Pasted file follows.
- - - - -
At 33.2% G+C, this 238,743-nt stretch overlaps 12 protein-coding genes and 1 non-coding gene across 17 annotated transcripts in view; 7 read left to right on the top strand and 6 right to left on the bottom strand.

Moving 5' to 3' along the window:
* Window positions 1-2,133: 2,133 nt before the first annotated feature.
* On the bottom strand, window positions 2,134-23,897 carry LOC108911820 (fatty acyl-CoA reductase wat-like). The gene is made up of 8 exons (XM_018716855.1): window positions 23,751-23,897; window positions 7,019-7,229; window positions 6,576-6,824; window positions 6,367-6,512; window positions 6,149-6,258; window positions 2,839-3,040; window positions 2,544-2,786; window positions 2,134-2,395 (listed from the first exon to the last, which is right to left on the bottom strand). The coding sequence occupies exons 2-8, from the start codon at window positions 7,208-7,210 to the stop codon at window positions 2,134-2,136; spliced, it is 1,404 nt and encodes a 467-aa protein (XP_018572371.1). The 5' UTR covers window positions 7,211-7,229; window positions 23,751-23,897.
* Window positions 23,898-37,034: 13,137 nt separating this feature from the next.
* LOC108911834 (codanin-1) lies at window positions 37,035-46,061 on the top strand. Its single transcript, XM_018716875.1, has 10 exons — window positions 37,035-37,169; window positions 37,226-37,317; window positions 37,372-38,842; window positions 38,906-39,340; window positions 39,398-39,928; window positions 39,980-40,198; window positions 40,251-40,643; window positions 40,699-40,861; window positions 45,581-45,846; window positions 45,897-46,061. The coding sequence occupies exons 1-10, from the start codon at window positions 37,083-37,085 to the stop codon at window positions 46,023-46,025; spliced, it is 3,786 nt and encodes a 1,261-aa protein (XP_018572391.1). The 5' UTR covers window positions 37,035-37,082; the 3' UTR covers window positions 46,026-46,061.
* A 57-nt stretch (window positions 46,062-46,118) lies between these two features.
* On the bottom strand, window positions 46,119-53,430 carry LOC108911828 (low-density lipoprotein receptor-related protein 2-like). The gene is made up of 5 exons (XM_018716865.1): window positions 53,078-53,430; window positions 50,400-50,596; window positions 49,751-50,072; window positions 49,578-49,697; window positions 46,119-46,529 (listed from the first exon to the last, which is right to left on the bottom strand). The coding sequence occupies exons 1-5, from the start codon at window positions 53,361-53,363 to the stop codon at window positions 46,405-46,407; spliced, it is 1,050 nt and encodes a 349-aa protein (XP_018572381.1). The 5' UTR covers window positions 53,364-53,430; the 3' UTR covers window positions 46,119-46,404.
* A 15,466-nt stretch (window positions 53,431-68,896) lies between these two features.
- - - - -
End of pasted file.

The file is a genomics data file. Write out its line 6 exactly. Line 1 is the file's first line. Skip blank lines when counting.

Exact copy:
* LOC108911834 (codanin-1) lies at window positions 37,035-46,061 on the top strand. Its single transcript, XM_018716875.1, has 10 exons — window positions 37,035-37,169; window positions 37,226-37,317; window positions 37,372-38,842; window positions 38,906-39,340; window positions 39,398-39,928; window positions 39,980-40,198; window positions 40,251-40,643; window positions 40,699-40,861; window positions 45,581-45,846; window positions 45,897-46,061. The coding sequence occupies exons 1-10, from the start codon at window positions 37,083-37,085 to the stop codon at window positions 46,023-46,025; spliced, it is 3,786 nt and encodes a 1,261-aa protein (XP_018572391.1). The 5' UTR covers window positions 37,035-37,082; the 3' UTR covers window positions 46,026-46,061.